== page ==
The people are really quite friendly. As I mentioned before, people are often eager to help me do things that I am used to doing without any help. Some of them don't really seem to be very expert. (The librarian in the math library, for example, was very obviously fresh blood.) But the kindness is genuine.
I have been advised to lower my standards, and this has been discouraging. For example, I checked out a yoga studio, and told the instructor I'd been taking classes in San Francisco, and she cautioned me not to expect too much. Actually, she was quite knowledgeable, and the class was technically excellent, but she didn't push us hard. I barely broke a sweat. Similarly, I have been warned that the undergraduate students are poor, compared to Wisconsin (let alone Stanford).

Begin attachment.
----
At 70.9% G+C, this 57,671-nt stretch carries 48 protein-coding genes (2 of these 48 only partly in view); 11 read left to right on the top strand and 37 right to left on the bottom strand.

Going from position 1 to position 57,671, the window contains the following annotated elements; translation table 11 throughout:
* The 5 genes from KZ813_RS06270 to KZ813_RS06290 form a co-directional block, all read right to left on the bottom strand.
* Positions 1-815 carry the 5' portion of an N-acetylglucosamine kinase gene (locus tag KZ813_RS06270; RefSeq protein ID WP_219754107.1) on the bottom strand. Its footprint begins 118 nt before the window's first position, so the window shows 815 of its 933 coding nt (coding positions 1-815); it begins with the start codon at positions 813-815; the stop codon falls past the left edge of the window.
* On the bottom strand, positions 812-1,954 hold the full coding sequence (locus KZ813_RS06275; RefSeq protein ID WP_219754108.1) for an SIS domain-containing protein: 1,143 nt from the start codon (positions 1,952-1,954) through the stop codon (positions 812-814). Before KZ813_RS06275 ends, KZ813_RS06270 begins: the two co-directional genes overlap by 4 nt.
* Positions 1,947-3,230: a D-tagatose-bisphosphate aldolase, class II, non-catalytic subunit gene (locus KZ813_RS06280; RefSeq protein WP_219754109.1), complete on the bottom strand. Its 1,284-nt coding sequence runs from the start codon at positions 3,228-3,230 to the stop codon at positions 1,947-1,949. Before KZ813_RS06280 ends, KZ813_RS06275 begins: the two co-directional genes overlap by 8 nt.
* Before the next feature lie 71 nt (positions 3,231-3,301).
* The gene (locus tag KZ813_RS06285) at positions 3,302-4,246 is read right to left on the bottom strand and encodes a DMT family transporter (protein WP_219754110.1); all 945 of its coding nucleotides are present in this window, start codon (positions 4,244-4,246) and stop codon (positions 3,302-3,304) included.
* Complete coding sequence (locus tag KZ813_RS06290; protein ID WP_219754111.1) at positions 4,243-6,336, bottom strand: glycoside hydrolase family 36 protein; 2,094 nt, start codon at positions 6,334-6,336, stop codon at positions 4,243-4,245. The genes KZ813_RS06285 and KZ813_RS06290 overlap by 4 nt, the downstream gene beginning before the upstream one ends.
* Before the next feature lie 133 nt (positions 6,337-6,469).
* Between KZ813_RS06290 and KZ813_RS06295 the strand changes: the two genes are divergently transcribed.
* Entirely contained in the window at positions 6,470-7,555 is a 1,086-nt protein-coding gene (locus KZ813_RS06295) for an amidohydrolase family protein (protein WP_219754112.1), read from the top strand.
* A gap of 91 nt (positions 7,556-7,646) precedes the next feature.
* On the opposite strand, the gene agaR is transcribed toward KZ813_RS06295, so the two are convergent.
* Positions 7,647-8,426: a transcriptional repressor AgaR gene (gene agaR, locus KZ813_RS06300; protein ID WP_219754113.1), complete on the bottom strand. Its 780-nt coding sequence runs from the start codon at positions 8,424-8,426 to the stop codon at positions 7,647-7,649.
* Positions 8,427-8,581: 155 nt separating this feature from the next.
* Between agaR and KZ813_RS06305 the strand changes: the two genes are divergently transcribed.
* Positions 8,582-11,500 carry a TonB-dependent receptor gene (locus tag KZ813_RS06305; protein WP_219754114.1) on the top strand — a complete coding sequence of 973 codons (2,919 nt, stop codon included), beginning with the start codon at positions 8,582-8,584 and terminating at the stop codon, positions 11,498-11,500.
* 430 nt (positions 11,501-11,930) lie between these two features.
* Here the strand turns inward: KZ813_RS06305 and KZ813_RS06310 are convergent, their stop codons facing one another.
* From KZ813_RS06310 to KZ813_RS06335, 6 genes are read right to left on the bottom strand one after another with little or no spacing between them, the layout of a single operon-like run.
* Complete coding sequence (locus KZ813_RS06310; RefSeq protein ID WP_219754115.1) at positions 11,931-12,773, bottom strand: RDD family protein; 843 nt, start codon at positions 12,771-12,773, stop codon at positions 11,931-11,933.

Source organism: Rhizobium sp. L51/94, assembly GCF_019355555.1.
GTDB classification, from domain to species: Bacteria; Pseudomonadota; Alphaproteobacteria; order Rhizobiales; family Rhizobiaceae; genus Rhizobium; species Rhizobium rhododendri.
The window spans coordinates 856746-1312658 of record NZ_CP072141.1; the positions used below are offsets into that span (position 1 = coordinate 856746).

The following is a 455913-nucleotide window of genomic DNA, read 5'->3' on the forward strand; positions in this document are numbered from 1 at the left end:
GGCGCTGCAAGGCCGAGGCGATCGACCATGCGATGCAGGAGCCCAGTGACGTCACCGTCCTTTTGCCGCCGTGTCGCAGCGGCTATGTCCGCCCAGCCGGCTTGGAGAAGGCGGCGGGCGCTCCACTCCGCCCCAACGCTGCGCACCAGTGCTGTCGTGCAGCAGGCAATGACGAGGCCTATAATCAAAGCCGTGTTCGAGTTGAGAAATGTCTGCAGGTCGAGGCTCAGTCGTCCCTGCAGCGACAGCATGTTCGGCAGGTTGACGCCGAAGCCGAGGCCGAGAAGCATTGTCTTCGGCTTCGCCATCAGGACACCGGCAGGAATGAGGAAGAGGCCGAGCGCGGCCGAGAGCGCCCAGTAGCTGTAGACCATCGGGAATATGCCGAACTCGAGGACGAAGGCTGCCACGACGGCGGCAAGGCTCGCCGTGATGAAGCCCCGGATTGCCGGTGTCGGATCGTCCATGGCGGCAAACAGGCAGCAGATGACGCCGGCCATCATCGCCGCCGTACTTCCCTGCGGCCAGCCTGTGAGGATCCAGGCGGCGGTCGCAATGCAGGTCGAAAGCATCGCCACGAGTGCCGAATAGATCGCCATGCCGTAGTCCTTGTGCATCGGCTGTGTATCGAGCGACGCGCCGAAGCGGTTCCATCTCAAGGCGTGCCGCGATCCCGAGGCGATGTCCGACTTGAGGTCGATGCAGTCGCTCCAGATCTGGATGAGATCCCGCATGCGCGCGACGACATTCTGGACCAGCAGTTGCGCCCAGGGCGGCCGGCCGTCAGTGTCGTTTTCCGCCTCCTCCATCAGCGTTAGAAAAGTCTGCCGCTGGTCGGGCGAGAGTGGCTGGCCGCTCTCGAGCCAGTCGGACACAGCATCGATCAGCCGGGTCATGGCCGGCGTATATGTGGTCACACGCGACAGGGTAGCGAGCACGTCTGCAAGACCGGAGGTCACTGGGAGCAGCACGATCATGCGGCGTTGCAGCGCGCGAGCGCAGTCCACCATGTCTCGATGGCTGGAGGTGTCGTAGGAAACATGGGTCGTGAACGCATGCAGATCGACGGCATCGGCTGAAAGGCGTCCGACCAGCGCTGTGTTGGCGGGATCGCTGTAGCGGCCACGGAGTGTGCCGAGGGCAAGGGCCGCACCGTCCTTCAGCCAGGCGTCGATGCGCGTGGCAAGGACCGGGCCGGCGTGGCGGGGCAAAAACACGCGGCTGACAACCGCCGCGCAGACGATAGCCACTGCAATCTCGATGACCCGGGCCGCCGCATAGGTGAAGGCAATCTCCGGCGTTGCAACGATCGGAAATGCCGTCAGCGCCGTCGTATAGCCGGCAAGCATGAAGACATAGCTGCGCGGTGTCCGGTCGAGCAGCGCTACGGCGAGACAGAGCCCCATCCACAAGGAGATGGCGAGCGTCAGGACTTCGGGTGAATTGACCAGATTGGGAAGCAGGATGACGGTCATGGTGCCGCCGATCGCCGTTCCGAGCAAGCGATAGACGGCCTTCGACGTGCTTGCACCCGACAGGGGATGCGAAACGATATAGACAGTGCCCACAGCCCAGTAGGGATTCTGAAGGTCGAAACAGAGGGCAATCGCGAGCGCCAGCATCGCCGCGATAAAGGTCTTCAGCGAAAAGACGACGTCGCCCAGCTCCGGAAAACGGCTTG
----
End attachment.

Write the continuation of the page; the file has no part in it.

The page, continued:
That said, one happy exception is my department chair. USC is looking to hire this year, and I mentioned that "The market is really bad this year, you'll be able to hire someone really great." He replied, "We'd be able to hire someone really great anyway." I like this guy.
I've found a lovely apartment, with a cool seventies vibe to it. Currently I have no furniture whatsoever, but my furniture from SF arrives this week, and I've also got some stuff I ordered arriving. I'll be getting my bicycle, which will prove useful thanks to a misadventure (ahem!) I had at the DMV. I've made friends (and already been invited out), and classes start this Friday.
I won't lie, it's a bit difficult, because I never wanted to leave the fast pace of San Francisco. But I have little idea of what my life might look like in a couple of years, which automatically makes the present the biggest adventure of my life.